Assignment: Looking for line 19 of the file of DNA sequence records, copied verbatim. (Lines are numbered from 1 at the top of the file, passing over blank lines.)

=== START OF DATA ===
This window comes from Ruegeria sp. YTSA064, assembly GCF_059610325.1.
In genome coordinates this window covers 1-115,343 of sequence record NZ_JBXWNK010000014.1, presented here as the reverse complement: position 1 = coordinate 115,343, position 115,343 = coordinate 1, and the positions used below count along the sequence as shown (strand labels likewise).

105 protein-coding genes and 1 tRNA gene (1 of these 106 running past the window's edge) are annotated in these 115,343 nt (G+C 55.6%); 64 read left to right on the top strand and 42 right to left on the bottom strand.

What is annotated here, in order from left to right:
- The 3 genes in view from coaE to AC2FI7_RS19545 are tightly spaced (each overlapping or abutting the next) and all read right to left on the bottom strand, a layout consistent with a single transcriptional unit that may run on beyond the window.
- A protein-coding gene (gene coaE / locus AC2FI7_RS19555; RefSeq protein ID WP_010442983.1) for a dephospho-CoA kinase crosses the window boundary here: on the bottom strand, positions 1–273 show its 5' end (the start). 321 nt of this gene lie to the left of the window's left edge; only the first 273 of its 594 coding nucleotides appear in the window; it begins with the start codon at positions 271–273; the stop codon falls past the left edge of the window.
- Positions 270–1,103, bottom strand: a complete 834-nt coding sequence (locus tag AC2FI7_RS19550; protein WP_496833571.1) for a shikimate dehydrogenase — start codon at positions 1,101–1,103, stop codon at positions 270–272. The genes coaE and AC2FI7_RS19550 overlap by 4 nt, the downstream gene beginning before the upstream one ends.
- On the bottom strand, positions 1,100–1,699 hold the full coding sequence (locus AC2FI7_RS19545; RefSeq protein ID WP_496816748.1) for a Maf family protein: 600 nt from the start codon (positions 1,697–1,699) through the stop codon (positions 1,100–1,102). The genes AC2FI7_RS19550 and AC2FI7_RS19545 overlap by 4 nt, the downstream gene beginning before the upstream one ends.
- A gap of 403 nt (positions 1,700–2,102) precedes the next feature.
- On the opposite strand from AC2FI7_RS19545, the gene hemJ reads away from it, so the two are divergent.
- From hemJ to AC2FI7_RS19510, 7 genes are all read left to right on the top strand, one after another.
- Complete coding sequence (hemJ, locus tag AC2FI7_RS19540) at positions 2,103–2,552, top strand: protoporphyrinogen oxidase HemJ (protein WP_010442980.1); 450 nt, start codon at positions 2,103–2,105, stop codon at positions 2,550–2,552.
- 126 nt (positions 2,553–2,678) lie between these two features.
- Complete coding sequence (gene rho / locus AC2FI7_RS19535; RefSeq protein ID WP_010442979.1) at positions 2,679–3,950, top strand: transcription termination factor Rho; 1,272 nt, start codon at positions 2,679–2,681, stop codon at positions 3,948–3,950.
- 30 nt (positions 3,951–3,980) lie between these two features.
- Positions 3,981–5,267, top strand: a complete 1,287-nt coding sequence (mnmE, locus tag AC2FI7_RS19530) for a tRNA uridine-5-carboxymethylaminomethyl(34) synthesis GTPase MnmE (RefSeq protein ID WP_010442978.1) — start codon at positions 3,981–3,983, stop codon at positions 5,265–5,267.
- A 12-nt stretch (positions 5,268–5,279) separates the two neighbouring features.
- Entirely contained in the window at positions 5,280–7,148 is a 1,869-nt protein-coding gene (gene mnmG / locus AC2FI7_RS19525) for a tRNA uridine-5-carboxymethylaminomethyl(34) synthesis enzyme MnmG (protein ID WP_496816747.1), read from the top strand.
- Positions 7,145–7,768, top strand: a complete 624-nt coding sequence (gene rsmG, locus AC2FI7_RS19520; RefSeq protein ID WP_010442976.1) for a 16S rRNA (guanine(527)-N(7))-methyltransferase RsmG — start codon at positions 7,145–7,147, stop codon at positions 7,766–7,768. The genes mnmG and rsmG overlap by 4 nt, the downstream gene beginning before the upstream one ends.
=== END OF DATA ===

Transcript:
- Positions 7,145–7,768, top strand: a complete 624-nt coding sequence (gene rsmG, locus AC2FI7_RS19520; RefSeq protein ID WP_010442976.1) for a 16S rRNA (guanine(527)-N(7))-methyltransferase RsmG — start codon at positions 7,145–7,147, stop codon at positions 7,766–7,768. The genes mnmG and rsmG overlap by 4 nt, the downstream gene beginning before the upstream one ends.